Speaker Best Practices, Gear Recommendations & Go-Live Checklist
How To Get Setup for Livestreaming or Recording in a Virtual Event
Tips, Gear & Go-Live Checklist
Audio/Video Best Practices
Be careful of dangly headsets as they can drag on your shirt and make scratchy noises. USB mics, lapel mics, or bluetooth headsets are great options. Speaker phone is ok if you’re doing a keynote, but may create echo on a panel discussion.
Whether you’re facing a window or have a lamp or two in front
Have a clean, simple backdrop. Don’t be right against a wall or you’ll have a harsh shadow behind you. Plain white walls aren’t ideal, as they can cause some webcams to struggle with autofocus. If you are in front of a white wall, please ensure your face is well lit.
Prop up your laptop or webcam so it’s at eye-level or higher if possible. You’ll look better when you’re not looking down at the camera.
Frame yourself so the bottom of the video is 3”-6” above your elbows and the top is a few inches above your head.
with links to purchase
Facing a window during the day is enough, but if you need supplemental lighting:
- Desk Lamp, Floor Lamps, Overhead Light, Window: Free – $40
- One on your right and left side. Ideally, with a “Daylight LED bulb”
- Taotronics led desk lamp – $40
One wide light over your laptop
- Lights That Attach to Phones/Laptops
- For phone, laptop or tablet: Whellen Selfie Ring Light – $15
- For mobile phone: Digipower – Insta-Fame – $20
- Tripod Lights
TIPS: How To Get Soft Diffused Lighting
- Lamp too harsh? Bounce the light off a wall onto your face.
- Windows with thin screens/sheer curtains
- Place two lights (or a window + lamp) at a 45 angle for you for most flattering light
- Overhead light behind you (not right over your head)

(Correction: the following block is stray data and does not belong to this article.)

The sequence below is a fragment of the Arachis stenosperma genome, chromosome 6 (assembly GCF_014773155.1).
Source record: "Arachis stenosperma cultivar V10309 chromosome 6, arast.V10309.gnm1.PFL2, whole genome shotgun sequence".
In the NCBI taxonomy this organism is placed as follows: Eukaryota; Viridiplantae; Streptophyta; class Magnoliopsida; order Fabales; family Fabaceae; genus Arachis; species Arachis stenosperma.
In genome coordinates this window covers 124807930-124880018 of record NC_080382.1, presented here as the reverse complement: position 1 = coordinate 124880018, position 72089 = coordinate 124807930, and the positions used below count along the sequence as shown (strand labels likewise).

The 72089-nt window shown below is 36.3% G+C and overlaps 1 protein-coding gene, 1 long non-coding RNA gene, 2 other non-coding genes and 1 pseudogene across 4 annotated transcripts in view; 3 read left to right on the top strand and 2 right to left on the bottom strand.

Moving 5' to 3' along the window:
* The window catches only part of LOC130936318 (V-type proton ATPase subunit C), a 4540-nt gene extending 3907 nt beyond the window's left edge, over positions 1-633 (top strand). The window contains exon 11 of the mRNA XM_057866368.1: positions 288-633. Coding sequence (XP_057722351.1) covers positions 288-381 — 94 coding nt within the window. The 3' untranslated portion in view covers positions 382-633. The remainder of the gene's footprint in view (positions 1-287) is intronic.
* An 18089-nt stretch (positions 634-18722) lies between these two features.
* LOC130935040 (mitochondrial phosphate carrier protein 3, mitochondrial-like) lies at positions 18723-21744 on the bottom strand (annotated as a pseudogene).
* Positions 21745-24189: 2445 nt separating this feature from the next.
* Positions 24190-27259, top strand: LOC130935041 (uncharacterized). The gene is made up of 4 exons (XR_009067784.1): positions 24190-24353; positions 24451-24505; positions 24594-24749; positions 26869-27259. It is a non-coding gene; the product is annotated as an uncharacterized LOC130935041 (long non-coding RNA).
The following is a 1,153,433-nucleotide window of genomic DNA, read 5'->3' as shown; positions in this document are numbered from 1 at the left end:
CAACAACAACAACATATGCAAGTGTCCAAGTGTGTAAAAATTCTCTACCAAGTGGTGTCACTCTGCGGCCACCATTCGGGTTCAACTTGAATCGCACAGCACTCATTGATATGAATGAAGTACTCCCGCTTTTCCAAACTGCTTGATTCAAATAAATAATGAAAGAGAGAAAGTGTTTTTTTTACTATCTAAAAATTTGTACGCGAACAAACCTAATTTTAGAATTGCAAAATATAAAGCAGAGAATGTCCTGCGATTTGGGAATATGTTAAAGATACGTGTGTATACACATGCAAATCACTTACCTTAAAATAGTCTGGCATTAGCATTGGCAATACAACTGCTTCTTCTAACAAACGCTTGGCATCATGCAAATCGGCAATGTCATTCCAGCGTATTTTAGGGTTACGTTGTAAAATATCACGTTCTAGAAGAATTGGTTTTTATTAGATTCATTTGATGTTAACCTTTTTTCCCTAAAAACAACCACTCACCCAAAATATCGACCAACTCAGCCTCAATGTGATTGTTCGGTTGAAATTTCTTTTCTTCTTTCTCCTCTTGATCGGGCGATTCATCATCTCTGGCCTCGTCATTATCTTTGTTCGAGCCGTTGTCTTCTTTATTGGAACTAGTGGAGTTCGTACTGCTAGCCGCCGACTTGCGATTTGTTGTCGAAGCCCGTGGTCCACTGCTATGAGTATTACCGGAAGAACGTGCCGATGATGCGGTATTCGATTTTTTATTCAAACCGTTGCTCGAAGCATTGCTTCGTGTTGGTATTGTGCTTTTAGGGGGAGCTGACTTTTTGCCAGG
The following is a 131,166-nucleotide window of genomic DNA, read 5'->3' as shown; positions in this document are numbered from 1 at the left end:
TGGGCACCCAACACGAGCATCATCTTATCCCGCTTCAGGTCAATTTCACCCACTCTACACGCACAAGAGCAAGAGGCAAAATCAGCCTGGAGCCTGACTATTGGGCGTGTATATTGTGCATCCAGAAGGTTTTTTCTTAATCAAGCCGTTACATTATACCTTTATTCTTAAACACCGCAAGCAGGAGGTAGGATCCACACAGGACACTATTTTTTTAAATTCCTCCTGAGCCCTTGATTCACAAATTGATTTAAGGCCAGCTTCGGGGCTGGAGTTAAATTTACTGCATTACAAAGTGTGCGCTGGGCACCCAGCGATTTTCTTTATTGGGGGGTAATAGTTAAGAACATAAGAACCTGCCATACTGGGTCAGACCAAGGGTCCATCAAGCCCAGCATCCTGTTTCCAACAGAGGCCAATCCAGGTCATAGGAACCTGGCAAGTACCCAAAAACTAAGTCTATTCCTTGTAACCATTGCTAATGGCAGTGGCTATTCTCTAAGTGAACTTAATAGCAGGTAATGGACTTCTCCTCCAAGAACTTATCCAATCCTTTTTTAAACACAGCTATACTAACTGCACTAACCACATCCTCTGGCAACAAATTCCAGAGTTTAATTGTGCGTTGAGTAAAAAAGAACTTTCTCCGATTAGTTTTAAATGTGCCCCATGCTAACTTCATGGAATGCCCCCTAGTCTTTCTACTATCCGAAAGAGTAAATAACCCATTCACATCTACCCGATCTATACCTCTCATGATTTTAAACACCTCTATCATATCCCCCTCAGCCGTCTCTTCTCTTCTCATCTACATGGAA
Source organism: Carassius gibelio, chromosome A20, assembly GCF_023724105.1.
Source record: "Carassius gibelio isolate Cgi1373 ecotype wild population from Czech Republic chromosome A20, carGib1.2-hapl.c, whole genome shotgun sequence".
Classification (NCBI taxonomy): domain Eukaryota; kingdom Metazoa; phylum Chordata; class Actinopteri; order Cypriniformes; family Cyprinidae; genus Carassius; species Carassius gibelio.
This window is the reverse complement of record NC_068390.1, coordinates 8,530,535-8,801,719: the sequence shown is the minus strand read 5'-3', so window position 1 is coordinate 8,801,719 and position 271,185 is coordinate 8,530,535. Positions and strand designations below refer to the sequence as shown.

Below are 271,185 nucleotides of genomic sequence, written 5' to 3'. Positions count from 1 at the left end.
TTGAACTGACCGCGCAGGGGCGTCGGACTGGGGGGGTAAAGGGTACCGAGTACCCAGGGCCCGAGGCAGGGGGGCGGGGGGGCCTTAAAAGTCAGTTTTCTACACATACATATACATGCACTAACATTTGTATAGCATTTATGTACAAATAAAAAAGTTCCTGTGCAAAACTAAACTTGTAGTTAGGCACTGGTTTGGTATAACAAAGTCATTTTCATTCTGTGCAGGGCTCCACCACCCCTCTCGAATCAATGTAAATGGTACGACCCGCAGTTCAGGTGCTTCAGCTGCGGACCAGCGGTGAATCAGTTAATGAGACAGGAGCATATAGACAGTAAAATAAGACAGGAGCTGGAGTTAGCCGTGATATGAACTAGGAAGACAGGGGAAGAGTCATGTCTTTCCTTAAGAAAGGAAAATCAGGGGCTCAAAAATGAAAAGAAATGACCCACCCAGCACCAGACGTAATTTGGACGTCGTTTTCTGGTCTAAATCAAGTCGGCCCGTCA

- External Webcam
- Logitech C920 HD Pro – $70 with free 2-day shipping
Full HD, auto-focus and auto light correction. They also offer the Logitech c922x Pro – $123 or Brio for $199 but they’re generally, not worth the upgrade.
- Logitech C920 HD Pro – $70 with free 2-day shipping
- iPhone 8+
- Built-in Laptop Webcam
Prevents echo on a panel discussion or interview/dialogue
Computer Speed & Reliability
- Save any tabs you need for later (We love the OneTab browser extension for this)
- Restart your computer
- Close ALL unneeded apps (pause online backup software, pause antivirus, close anything that might have a popup)
- Only open the one or two browser tabs you need to present
- Make sure your laptop is fully charged or plugged in during the event
Internet Speed & Reliability
- Conduct a Speed Test on the equipment and internet connection being used for your webcast. If your upload speed is consistently 5mbps and above you should have enough bandwidth to maintain a good stream. Helpful tool: http://www.speedtest.net/
- Do your best to use an ethernet connection to provide internet access to your computer. Being hardwired into your modem/router is preferable to being on wireless internet. If it is not possible to be hardwired, it is best to be located in the same room as the router providing internet. This provides the most stable internet connection possible.